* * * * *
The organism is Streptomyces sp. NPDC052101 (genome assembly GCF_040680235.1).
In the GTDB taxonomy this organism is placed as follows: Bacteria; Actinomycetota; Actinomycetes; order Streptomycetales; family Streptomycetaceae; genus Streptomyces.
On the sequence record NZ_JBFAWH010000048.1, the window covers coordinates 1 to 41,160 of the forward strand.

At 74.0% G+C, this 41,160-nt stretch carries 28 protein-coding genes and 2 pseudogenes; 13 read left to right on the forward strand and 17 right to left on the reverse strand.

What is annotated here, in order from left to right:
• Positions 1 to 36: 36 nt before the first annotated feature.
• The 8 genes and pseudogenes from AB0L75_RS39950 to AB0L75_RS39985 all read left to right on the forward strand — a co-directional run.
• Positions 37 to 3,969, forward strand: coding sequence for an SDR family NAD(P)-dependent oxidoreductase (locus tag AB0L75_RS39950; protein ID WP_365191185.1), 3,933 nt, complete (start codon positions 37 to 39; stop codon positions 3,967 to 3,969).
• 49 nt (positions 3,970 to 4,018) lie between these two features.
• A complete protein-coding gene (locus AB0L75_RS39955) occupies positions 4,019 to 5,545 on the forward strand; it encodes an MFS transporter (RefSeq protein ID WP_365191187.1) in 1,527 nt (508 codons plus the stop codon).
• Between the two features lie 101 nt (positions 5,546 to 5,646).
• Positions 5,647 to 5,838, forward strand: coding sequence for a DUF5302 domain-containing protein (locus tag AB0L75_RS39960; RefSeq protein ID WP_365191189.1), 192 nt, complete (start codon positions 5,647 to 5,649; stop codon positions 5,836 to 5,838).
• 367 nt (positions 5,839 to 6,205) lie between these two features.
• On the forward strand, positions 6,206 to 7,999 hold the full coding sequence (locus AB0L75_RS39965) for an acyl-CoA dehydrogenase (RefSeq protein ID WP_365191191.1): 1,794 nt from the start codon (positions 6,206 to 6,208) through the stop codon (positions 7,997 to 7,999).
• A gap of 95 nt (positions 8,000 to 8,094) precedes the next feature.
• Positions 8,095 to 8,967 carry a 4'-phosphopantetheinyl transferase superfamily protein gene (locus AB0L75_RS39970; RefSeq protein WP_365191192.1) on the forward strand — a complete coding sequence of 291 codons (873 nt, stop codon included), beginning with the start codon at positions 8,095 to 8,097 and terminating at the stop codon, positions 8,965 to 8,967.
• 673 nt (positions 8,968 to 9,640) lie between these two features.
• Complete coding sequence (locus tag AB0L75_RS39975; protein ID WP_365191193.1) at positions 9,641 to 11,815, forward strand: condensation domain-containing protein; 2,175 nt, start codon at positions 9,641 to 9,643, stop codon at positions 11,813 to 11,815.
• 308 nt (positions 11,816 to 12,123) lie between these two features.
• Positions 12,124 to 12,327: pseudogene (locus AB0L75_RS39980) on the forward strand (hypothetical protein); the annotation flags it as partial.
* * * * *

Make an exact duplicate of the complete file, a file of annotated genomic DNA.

The organism is Streptomyces sp. NPDC052101 (genome assembly GCF_040680235.1).
In the GTDB taxonomy this organism is placed as follows: Bacteria; Actinomycetota; Actinomycetes; order Streptomycetales; family Streptomycetaceae; genus Streptomyces.
On the sequence record NZ_JBFAWH010000048.1, the window covers coordinates 1 to 41,160 of the forward strand.

At 74.0% G+C, this 41,160-nt stretch carries 28 protein-coding genes and 2 pseudogenes; 13 read left to right on the forward strand and 17 right to left on the reverse strand.

What is annotated here, in order from left to right:
• Positions 1 to 36: 36 nt before the first annotated feature.
• The 8 genes and pseudogenes from AB0L75_RS39950 to AB0L75_RS39985 all read left to right on the forward strand — a co-directional run.
• Positions 37 to 3,969, forward strand: coding sequence for an SDR family NAD(P)-dependent oxidoreductase (locus tag AB0L75_RS39950; protein ID WP_365191185.1), 3,933 nt, complete (start codon positions 37 to 39; stop codon positions 3,967 to 3,969).
• 49 nt (positions 3,970 to 4,018) lie between these two features.
• A complete protein-coding gene (locus AB0L75_RS39955) occupies positions 4,019 to 5,545 on the forward strand; it encodes an MFS transporter (RefSeq protein ID WP_365191187.1) in 1,527 nt (508 codons plus the stop codon).
• Between the two features lie 101 nt (positions 5,546 to 5,646).
• Positions 5,647 to 5,838, forward strand: coding sequence for a DUF5302 domain-containing protein (locus tag AB0L75_RS39960; RefSeq protein ID WP_365191189.1), 192 nt, complete (start codon positions 5,647 to 5,649; stop codon positions 5,836 to 5,838).
• 367 nt (positions 5,839 to 6,205) lie between these two features.
• On the forward strand, positions 6,206 to 7,999 hold the full coding sequence (locus AB0L75_RS39965) for an acyl-CoA dehydrogenase (RefSeq protein ID WP_365191191.1): 1,794 nt from the start codon (positions 6,206 to 6,208) through the stop codon (positions 7,997 to 7,999).
• A gap of 95 nt (positions 8,000 to 8,094) precedes the next feature.
• Positions 8,095 to 8,967 carry a 4'-phosphopantetheinyl transferase superfamily protein gene (locus AB0L75_RS39970; RefSeq protein WP_365191192.1) on the forward strand — a complete coding sequence of 291 codons (873 nt, stop codon included), beginning with the start codon at positions 8,095 to 8,097 and terminating at the stop codon, positions 8,965 to 8,967.
• 673 nt (positions 8,968 to 9,640) lie between these two features.
• Complete coding sequence (locus tag AB0L75_RS39975; protein ID WP_365191193.1) at positions 9,641 to 11,815, forward strand: condensation domain-containing protein; 2,175 nt, start codon at positions 9,641 to 9,643, stop codon at positions 11,813 to 11,815.
• 308 nt (positions 11,816 to 12,123) lie between these two features.
• Positions 12,124 to 12,327: pseudogene (locus AB0L75_RS39980) on the forward strand (hypothetical protein); the annotation flags it as partial.